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Lara Croft lost her lustre long ago. Once a poster girl for popular video games, the British explorer's adventures slowly descended into dreary predictability.

But I urge you not to let her past exploits keep you from investigating Lara Croft and the Guardian of Light, the final game to be released in Microsoft's 2010 Summer of Arcade series. It's her finest escapade in a decade, and one of the best downloadable games you'll find on any platform this year.

Just be prepared for some significant changes in her old tomb raiding formula.

The most notable deviation is that we're provided an isometric perspective of the action as apposed to the franchise's familiar third-person view. Imagine one of your favourite dungeon-crawler RPGs, then picture a bosomy, teal tank top-clad heroine in place of your burly dwarf and you'll have a general idea of what it looks like.

Now imagine controlling Lara as though she were the protagonist in an old twin-stick shooter like S mash T.V. or Robotron. One stick controls her movement, the other the direction in which she aims whichever of the many weapons she can wield. It makes for terrifically accessible and intuitive action. Indeed, the fights are so much fun that there were times I preferred them over the game's puzzles-a predilection I've never before experienced while playing a game starring Ms. Croft.

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But don't write off the puzzles. The Guardian of Light is loaded with at least as many pressure plates and pull-able switches as any of the Tomb Raider-branded games. And that's to say nothing of the optional reward-driven challenges scattered across each level, which include completing tasks in special tombs and accomplishing Xbox Live achievement-like objectives. Whether it's finding ten cleverly hidden red skulls or just figuring out how to reach a power-up stowed atop a precarious precipice, there are plenty of conundrums in designed to keep thinking gamers thinking.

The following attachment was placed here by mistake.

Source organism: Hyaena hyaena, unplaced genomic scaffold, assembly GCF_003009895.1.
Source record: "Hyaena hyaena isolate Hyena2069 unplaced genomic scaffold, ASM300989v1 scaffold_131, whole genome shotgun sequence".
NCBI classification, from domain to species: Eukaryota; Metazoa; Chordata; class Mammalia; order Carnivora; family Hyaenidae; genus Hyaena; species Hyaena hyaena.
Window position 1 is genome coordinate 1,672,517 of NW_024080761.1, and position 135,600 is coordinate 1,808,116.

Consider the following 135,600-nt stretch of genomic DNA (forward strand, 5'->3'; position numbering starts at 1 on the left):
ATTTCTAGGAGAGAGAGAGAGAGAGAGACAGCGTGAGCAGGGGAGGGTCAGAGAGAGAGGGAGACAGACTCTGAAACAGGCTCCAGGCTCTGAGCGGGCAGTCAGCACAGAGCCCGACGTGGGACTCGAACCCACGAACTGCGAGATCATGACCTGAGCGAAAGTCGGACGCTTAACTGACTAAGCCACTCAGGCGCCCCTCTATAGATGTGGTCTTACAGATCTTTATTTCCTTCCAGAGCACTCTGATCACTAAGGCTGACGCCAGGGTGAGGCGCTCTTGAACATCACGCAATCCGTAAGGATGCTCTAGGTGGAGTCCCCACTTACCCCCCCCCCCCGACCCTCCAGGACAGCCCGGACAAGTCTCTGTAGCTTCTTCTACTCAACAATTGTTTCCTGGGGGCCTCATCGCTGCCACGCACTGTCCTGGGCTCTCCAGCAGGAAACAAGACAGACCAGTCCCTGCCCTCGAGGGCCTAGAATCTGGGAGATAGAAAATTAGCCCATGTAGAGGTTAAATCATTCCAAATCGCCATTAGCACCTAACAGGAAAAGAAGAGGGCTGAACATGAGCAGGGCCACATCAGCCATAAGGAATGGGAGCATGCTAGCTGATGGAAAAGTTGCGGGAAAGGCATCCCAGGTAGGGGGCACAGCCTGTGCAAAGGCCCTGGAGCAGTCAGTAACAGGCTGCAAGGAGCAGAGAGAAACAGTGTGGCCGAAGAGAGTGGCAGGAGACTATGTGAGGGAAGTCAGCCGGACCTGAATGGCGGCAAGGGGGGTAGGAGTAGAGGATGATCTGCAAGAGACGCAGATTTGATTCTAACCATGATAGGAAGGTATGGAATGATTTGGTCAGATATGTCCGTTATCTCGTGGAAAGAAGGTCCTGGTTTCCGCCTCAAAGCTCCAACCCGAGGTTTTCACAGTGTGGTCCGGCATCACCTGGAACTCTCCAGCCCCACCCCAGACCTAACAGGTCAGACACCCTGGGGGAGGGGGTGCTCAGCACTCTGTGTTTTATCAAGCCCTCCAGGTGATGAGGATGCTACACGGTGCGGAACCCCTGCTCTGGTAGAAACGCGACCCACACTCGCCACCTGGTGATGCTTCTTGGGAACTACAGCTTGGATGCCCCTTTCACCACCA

And the puzzles can be even more fun with a friend. Local cooperative play (online is coming later this fall) lets Lara team up with an Aztec warrior to work through the campaign. Wondering how to ascend a wall? Have your buddy throw some spears into it and then use them as a makeshift ladder, leaping from one to the next.

There's still room for this new species of tomb raiding to grow. A persistent mini-map would be nice for some of the larger levels, and without the ability to change direction or momentum mid-leap, platform jumps can be finicky (though one could argue it wouldn't be a Lara Croft game if we didn't have cause to complain about her jumps).

But, by and large, it's a fantastic rethinking of the franchise.

If you've been hording your downloadable gaming dollars all summer long to wait for the best of the bunch, this might well be it. The stunningly original Limbo is still my favourite, but Lara Croft and the Guardian of Light boasts much broader appeal. It's difficult for anyone to go wrong here-especially considering it costs less than $20 and offers a campaign as long as many games three times its price. Expect it to contend for digitally distributed game-of-the-year awards come the winter.

Lara Croft and the Guardian of Light

Platforms: Xbox 360 (reviewed), PlayStation 3 and PC editions coming this fall

Publisher: Square Enix

Developer: Crystal Dynamics

ESRB: Teen

Score: 8.5/10

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